Thoughts on Violence in our Schools

Thursday, 2 June, 2022 - 4:36 pm

WHY #1
After the Texas massacre at the public elementary school, I was pondering to myself why yeshivas and parochial schools have been spared the senseless murder of school age children. There is only one incident that I recall. A deranged individual killed five Amish girls and wounded five others at the small Amish school. He ultimately killed himself. The perpetrator was not a student, but rather a loony in his 30s who simply hated women. Most, but not all the other killings, were at the hand of fellow students.

WHY #2
You have to ask yourself why the United States has suffered through 288 school shootings since the beginning of 2019, while Mexico, the runner up, has a grand total of eight, which is eight too many.

Over the past week, I have heard quite a number of possible theories. We will explore some of these. These are not necessarily my opinion; however, I bring them here as it makes for an interesting dialogue.

A private school has way more autonomy as to whom they allow to be enrolled. They are free to simply deny enrollment for the most trivial of reasons. Growing up, I was at the end of that sword where one particular yeshiva administration brandished it like a weapon. They gave no reason for my rejection other than we don't think that this is a good idea for this student to join our student body.
Public schools on the other hand must accept all students by its very charter. They may opt to expel a student for abnormal or dangerous behavior, but it is a choice of last resort.

The public schools are huge. They have to be, as 95% of students in any given neighborhood attend these schools. Homeschooling is a relatively small number, same for parochial schools. I went to an elementary school with only 200 other students, and the high school petered out to only 40 students.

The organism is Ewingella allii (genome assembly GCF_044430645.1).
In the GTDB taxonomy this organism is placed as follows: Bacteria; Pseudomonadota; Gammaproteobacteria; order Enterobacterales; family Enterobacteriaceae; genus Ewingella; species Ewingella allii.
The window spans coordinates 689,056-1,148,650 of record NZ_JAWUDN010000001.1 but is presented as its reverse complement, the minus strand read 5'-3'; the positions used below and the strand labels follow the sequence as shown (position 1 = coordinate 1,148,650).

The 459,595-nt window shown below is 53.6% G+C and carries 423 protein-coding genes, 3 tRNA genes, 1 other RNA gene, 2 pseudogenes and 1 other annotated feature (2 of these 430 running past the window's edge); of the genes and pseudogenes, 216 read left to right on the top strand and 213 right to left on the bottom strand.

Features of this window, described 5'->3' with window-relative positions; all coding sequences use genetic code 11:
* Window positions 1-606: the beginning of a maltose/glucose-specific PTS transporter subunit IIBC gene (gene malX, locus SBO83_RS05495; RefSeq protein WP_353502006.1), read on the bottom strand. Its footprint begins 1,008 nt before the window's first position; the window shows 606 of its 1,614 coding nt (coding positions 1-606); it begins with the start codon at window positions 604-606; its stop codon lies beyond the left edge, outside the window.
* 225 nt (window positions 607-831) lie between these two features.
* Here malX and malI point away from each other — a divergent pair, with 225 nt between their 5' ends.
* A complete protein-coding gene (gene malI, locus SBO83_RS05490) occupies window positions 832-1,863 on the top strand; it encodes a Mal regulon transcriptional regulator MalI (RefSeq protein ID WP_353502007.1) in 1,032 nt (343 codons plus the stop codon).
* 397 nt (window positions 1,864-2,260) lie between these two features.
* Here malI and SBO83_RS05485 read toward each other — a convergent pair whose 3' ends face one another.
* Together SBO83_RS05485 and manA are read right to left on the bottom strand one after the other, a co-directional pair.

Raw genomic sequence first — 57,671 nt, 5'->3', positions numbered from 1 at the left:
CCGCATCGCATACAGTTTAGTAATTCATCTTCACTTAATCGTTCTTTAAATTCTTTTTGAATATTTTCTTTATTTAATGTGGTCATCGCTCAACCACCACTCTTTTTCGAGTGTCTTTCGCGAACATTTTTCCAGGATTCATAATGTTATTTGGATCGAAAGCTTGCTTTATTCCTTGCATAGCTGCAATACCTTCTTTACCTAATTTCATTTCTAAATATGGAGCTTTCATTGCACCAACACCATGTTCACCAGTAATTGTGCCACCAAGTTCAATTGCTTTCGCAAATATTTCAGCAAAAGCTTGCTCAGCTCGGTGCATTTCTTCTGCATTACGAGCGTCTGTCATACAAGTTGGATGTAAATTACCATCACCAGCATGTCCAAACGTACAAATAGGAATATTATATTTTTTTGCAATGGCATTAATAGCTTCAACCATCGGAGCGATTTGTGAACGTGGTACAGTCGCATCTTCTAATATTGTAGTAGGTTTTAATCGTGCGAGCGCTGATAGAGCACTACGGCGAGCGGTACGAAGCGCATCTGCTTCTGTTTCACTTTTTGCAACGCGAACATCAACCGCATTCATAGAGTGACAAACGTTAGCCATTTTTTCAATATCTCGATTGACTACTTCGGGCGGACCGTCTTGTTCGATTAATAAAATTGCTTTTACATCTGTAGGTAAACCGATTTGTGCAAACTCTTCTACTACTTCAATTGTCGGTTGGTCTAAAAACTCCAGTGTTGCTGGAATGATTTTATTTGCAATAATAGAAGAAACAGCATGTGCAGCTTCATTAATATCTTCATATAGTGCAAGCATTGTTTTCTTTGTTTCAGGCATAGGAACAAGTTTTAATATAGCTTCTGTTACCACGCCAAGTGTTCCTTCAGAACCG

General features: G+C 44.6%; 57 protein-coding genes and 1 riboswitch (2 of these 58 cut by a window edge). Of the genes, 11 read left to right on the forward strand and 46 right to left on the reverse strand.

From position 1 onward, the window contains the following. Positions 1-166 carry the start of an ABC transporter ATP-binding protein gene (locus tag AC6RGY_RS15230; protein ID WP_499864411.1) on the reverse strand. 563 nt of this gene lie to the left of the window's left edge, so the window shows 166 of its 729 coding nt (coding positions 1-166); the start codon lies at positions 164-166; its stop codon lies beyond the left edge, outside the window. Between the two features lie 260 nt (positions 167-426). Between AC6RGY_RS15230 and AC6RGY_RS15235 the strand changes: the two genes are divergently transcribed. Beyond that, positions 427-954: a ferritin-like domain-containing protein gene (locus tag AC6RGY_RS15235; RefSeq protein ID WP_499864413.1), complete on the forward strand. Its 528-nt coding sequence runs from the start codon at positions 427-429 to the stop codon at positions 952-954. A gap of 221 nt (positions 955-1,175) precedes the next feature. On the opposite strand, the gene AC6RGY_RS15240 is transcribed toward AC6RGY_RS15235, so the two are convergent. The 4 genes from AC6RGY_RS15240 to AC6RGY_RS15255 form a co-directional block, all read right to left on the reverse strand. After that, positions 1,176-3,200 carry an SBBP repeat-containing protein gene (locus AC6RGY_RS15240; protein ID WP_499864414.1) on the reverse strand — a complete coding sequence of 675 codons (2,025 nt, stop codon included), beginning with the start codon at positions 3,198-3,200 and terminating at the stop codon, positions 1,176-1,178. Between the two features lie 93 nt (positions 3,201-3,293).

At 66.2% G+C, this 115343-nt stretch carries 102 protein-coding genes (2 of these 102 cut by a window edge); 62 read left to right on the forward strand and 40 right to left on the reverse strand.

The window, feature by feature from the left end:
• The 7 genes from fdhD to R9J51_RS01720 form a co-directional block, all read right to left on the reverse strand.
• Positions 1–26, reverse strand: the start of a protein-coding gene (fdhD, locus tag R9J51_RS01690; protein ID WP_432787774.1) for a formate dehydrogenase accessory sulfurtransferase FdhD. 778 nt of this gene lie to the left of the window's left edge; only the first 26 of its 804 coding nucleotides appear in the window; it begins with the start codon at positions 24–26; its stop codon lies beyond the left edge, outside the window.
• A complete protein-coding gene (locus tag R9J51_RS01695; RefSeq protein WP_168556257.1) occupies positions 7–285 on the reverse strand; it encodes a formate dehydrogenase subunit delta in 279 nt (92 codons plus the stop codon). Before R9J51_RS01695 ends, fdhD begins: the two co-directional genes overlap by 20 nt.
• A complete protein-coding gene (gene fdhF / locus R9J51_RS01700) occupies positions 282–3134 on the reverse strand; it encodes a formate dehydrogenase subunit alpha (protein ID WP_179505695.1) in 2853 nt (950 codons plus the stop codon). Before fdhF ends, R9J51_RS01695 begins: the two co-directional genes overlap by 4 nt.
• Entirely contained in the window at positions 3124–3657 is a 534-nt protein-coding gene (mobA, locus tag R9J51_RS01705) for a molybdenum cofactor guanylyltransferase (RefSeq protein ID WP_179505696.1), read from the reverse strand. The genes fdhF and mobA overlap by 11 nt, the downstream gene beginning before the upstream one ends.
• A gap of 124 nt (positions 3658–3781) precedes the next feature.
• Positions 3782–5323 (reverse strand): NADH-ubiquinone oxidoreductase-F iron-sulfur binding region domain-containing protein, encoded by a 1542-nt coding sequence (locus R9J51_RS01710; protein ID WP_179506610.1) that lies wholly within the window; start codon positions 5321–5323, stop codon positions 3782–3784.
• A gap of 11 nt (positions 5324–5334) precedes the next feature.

It is so much easier for the staff to be in touch with each student and their families and be fully aware as to who needs additional help emotionally. The yeshivas pretty much have you sized up weeks before school starts. While it is true parochial schools do not hire school psychologists due to a strict budget, the teachers are the eyes and ears and the first line to address issues.

It is a current federal law that guns are not allowed to be on public school property unless it is carried by either a federal or state officer of the law. If I know this piece of trivia, then the deranged shooter knows this as well. This is not the case with the private sector.  In this day and age, many if not most Jewish schools either have armed guards or are armed themselves.
It has been proven that one cannot fight gunfire effectively with a megaphone or nightstick. The most effective way to put down an armed killer is to bring forth a gun as well. This is a fact. I am not advocating gun lawlessness. Common sense must prevail and not hysteria.